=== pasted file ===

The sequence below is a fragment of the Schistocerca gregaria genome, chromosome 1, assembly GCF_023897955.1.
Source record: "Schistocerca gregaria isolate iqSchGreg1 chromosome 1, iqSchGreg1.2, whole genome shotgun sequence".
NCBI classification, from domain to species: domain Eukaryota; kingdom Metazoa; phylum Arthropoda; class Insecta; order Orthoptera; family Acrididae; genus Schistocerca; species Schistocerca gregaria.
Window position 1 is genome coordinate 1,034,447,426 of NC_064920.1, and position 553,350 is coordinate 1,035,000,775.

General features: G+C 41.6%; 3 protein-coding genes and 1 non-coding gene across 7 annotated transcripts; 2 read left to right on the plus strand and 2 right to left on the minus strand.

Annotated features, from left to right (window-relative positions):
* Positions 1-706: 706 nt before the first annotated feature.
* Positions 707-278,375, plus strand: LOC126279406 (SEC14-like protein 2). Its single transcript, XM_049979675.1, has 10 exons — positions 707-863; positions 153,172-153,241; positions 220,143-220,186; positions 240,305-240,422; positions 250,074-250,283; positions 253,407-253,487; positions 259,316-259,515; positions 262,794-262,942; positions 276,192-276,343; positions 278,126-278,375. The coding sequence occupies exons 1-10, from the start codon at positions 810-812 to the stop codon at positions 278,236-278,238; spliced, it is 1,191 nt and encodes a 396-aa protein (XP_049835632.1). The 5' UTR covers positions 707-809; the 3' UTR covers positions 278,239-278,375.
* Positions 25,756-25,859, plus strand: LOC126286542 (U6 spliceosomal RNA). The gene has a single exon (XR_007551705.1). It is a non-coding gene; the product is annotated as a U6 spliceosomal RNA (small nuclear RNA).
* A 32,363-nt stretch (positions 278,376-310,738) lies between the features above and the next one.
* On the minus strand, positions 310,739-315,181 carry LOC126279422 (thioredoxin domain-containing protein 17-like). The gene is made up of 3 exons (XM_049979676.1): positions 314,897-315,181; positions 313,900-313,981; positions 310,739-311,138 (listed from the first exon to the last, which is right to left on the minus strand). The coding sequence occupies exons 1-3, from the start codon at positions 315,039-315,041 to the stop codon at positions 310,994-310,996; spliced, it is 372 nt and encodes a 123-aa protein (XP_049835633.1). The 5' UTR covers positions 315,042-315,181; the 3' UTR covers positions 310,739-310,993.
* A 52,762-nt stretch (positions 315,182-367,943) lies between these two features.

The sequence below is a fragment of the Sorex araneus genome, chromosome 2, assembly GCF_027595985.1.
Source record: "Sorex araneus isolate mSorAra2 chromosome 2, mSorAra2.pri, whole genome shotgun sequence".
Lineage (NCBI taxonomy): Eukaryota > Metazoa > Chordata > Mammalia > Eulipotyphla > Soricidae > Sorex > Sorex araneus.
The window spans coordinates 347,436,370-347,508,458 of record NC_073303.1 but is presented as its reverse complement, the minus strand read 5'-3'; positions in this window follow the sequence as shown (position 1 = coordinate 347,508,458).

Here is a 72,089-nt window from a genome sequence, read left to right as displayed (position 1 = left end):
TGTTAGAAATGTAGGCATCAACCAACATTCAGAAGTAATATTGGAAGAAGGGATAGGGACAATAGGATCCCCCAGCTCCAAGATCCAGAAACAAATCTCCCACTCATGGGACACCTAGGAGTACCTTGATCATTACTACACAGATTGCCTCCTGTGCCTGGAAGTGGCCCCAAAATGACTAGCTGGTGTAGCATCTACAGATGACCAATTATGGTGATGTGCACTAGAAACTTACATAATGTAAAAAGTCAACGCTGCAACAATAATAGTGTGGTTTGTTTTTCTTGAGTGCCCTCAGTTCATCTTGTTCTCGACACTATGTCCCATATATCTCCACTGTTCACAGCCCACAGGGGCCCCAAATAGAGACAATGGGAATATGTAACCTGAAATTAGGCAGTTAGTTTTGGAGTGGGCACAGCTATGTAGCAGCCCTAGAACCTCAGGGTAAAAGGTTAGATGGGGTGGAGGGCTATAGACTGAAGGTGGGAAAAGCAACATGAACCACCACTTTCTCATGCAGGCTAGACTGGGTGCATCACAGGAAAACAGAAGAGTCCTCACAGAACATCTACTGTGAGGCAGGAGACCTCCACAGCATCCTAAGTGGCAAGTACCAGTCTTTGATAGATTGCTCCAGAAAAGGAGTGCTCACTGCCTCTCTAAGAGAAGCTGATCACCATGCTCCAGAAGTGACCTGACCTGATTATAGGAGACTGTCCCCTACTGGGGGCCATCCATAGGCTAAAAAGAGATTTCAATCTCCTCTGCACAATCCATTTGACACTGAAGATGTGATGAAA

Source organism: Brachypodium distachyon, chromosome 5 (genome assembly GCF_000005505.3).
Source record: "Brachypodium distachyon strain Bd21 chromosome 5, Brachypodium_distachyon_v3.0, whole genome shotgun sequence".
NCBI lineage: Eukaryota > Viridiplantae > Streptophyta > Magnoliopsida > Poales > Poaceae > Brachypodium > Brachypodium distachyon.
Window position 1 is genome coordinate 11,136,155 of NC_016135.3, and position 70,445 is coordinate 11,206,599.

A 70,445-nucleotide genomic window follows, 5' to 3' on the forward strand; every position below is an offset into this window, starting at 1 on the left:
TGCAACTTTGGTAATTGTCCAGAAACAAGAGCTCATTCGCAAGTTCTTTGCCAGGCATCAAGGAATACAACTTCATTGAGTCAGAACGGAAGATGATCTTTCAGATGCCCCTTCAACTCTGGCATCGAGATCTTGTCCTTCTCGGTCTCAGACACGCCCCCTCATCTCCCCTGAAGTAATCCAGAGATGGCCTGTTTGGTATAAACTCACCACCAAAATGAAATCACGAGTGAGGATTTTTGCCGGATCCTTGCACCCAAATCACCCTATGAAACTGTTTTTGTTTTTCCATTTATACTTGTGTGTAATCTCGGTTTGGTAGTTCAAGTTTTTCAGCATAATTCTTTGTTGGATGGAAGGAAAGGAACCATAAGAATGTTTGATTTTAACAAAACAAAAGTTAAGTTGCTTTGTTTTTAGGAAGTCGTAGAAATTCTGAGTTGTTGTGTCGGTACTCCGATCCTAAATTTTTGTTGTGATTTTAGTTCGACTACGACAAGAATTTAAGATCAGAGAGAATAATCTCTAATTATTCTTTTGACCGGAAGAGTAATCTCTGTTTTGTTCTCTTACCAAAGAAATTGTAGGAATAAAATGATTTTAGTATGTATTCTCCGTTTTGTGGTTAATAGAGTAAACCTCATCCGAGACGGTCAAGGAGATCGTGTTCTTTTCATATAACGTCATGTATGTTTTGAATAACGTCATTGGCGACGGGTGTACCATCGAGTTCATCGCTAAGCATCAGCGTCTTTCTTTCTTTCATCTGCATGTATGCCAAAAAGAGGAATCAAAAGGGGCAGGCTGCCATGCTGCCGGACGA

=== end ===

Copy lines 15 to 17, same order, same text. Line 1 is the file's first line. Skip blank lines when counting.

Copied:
Lineage (NCBI taxonomy): Eukaryota > Metazoa > Chordata > Mammalia > Eulipotyphla > Soricidae > Sorex > Sorex araneus.
The window spans coordinates 347,436,370-347,508,458 of record NC_073303.1 but is presented as its reverse complement, the minus strand read 5'-3'; positions in this window follow the sequence as shown (position 1 = coordinate 347,508,458).

Here is a 72,089-nt window from a genome sequence, read left to right as displayed (position 1 = left end):